Following a questionable performance at the first presidential debate, Republican nominee Donald Trump has said he will consider hitting Democratic rival Hillary Clinton harder in their next head-to-head encounter on 9 October 2016.
During an interview on Fox News, Trump said he "eased up" because he did not want to hurt anyone's feelings. He added that he would have brought up "the many affairs that Bill Clinton had" but held back because the Clintons' daughter Chelsea was in attendance. "I didn't think it was worth the shot," he said. "I didn't think it was nice."
Trump also criticised the debate moderator, NBC's Lester Holt, of being tougher on him than on Clinton. "He didn't ask her about the emails, he didn't ask her about the scandals, he didn't ask her about the Benghazi deal. He didn't ask her about a lot of things he should have asked about. Why? I don't know," he said.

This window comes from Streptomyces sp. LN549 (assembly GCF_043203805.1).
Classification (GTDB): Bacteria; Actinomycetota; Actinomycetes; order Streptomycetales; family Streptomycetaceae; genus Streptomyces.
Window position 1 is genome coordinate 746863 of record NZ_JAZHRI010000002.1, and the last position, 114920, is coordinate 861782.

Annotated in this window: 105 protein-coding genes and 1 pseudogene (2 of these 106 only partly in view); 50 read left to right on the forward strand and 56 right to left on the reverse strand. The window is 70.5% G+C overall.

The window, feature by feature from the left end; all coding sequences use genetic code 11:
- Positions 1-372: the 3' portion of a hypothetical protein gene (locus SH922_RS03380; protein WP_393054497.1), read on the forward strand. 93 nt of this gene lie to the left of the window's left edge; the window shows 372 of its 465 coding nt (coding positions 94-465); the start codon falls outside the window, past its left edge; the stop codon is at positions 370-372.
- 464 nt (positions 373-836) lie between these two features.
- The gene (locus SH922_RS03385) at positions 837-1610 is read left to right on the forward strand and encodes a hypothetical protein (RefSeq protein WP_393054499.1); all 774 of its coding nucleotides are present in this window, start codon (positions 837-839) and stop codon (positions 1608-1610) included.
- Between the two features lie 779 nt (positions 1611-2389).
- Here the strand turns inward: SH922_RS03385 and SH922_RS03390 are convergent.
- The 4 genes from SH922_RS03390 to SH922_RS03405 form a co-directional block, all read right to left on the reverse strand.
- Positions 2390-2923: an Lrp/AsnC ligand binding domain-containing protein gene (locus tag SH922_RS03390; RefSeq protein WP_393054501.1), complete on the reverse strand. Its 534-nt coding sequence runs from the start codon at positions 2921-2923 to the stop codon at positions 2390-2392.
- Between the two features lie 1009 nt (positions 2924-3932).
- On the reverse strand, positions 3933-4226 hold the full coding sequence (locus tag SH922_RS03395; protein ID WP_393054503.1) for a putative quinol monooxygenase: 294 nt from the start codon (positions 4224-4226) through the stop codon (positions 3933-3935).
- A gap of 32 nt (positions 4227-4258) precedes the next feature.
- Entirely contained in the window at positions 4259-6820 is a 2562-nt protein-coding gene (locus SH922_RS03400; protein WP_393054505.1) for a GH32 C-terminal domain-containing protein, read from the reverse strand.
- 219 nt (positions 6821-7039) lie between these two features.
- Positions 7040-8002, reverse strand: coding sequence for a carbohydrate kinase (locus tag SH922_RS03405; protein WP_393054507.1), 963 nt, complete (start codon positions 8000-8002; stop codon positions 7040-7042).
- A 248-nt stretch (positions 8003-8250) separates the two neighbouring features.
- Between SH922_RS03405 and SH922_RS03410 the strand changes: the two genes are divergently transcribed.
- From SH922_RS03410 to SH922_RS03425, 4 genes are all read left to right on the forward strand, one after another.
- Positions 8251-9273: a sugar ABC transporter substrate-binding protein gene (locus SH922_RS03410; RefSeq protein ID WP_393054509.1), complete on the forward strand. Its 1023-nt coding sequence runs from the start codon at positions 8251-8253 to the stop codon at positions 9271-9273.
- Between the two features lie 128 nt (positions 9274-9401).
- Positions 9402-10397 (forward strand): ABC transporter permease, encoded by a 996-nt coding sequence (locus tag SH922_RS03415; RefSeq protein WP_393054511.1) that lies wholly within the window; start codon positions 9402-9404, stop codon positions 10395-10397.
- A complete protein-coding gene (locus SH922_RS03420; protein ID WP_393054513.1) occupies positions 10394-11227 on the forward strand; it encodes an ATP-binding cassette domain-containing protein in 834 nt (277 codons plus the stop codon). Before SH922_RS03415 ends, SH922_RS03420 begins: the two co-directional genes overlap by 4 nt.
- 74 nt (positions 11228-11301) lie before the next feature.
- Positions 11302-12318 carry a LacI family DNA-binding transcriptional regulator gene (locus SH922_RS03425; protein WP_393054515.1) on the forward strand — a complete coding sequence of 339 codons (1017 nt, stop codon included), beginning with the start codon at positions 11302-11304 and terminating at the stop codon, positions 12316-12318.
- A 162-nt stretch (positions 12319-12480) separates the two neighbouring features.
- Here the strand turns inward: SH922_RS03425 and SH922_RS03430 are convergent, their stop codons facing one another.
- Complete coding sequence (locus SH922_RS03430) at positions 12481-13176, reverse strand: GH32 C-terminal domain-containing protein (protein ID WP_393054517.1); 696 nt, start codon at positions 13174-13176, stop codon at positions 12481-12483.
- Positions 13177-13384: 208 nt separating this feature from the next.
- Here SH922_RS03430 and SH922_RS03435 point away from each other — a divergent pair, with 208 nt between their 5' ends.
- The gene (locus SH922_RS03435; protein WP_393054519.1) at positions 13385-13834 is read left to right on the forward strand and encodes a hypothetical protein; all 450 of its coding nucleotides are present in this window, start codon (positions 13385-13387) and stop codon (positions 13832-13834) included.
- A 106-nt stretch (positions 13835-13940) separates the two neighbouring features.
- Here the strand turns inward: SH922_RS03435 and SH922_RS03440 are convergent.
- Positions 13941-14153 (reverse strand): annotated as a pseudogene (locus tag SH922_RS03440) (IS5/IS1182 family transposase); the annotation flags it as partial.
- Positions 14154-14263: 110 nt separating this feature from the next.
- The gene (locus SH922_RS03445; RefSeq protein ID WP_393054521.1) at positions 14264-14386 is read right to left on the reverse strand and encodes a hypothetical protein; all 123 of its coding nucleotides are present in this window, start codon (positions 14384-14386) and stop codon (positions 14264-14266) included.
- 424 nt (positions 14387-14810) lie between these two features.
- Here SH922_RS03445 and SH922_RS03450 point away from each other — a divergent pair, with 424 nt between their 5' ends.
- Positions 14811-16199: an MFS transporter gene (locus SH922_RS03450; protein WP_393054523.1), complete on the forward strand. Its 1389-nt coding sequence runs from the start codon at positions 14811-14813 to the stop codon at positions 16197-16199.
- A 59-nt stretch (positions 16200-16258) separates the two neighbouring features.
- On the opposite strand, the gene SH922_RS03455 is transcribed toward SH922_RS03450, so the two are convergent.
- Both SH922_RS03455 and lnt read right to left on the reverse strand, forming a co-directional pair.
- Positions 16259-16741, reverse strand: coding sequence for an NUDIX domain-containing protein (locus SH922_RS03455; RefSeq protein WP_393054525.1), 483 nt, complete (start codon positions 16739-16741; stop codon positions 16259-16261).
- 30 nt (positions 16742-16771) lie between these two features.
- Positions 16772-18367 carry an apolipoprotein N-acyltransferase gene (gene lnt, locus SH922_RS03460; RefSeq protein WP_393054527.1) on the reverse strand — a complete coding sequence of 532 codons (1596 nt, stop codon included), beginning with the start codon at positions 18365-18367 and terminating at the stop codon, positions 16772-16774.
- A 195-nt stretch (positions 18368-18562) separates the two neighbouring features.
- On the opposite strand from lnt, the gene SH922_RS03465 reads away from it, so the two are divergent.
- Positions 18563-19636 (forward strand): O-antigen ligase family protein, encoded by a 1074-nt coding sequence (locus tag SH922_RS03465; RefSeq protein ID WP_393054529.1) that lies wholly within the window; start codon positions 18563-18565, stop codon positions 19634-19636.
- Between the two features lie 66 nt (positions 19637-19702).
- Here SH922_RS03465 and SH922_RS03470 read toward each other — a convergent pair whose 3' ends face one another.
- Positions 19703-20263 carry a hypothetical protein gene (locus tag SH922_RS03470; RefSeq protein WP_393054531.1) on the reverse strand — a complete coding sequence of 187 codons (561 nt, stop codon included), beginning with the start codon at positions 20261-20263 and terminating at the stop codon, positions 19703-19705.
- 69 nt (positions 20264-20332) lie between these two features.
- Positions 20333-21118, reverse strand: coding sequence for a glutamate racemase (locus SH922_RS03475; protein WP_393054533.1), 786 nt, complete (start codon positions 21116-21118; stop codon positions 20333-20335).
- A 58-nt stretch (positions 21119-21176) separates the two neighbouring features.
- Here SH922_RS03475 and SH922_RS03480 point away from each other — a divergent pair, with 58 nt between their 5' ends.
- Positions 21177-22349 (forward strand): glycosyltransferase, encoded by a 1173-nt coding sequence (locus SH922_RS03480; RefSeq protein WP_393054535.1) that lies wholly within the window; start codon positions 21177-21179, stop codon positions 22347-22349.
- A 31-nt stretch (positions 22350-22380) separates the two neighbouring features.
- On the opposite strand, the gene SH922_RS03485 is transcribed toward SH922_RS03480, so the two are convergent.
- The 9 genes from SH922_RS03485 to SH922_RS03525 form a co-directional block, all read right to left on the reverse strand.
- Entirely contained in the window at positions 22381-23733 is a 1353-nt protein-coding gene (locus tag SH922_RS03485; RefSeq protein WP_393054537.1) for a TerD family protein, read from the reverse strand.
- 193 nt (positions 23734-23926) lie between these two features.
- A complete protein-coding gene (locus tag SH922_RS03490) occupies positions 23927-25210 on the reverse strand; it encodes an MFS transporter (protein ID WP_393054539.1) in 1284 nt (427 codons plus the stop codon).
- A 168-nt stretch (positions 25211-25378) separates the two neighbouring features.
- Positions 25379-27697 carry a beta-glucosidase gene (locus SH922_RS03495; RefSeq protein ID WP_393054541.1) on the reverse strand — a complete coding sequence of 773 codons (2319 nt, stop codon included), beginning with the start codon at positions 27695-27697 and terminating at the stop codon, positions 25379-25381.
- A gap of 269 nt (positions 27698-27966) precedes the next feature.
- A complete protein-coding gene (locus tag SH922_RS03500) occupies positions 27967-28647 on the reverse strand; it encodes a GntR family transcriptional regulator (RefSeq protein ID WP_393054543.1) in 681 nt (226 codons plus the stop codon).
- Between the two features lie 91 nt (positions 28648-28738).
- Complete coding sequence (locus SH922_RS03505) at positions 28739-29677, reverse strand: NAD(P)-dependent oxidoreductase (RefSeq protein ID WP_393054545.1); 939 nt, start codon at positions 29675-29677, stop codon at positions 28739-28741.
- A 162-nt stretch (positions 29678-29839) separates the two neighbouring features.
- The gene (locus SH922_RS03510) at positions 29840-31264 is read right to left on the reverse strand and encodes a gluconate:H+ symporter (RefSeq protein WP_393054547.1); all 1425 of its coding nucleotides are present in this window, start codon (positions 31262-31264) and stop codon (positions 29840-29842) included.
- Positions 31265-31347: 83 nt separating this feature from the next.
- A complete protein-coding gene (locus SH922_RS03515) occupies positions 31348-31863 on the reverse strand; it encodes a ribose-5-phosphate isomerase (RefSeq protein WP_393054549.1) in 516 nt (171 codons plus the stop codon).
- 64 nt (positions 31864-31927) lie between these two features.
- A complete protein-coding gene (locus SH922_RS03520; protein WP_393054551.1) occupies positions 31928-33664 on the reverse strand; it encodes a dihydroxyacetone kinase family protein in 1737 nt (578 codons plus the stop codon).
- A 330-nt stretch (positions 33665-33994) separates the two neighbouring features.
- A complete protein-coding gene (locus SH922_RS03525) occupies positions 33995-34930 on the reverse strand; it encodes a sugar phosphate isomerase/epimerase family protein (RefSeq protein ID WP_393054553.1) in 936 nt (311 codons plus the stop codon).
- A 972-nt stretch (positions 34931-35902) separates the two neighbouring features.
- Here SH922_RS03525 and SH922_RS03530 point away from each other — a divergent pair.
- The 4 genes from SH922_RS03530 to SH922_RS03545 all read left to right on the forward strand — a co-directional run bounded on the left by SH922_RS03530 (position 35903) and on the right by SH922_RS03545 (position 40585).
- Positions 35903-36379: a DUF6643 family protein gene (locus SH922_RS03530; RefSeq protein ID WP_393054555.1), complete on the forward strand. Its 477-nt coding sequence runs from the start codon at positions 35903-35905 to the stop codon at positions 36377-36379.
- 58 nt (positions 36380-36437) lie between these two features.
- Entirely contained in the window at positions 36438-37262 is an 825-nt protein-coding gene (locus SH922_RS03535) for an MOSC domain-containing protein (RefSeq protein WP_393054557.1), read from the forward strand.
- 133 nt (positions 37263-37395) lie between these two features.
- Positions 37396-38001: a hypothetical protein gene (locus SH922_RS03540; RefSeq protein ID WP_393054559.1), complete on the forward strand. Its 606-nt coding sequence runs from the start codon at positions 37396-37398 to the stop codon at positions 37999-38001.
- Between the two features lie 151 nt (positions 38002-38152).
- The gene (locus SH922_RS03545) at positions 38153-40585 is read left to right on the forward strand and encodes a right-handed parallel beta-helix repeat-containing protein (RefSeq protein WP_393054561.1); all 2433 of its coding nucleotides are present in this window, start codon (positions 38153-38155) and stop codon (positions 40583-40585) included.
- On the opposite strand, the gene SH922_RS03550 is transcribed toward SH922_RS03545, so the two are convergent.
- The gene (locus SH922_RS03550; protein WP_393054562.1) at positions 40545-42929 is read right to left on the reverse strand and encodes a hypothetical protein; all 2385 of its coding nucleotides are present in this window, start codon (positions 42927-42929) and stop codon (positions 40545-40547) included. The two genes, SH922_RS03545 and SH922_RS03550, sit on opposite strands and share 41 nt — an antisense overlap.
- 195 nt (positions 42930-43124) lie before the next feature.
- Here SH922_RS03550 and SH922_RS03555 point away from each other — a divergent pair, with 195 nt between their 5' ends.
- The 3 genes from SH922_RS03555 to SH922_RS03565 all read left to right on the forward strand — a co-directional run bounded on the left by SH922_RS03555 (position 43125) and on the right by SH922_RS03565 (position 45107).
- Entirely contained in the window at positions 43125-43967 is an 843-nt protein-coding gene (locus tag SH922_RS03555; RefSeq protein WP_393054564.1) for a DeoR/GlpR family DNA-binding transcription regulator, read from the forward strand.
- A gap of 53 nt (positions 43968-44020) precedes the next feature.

The GOP nominee also complained of issues with his microphone, saying it was "terrible" and crackled, the BBC reported. Trump claimed that the volume on his microphone was lower than his opponent's microphone, blaming the volume for what viewers believed were constant sniffles by Trump.
Meanwhile, Clinton soaked in the positive reviews of her debate performance and took a swipe towards Trump. "The real point is about temperament and fitness and qualification to hold the most important, hardest job in the world, and I think people saw last night some very clear differences between us," Clinton told reporters before flying to North Carolina, the Washington Post reported.
Clinton needed a win during Monday's debate as much, if not more, than her Republican rival. With six weeks until Election Day, general election polls show Clinton's comfortable lead over Trump has severely narrowed.
An LA Times/USC Tracking poll released on Tuesday (27 September) shows Trump ahead by three percentage points, 46% to Clinton's 43%. However, the results reveal a one-point decline for Trump over the last 24 hours.
The second presidential debate is scheduled for 9 October at Washington University in St Louis, Missouri. The town-meeting will be moderated by ABC News'Martha Radiate and CNN's Anderson Cooper. The final debate will then air on 19 October at UNLV in Las Vegas, Nevada and will be moderated by Fox News' Chris Wallace.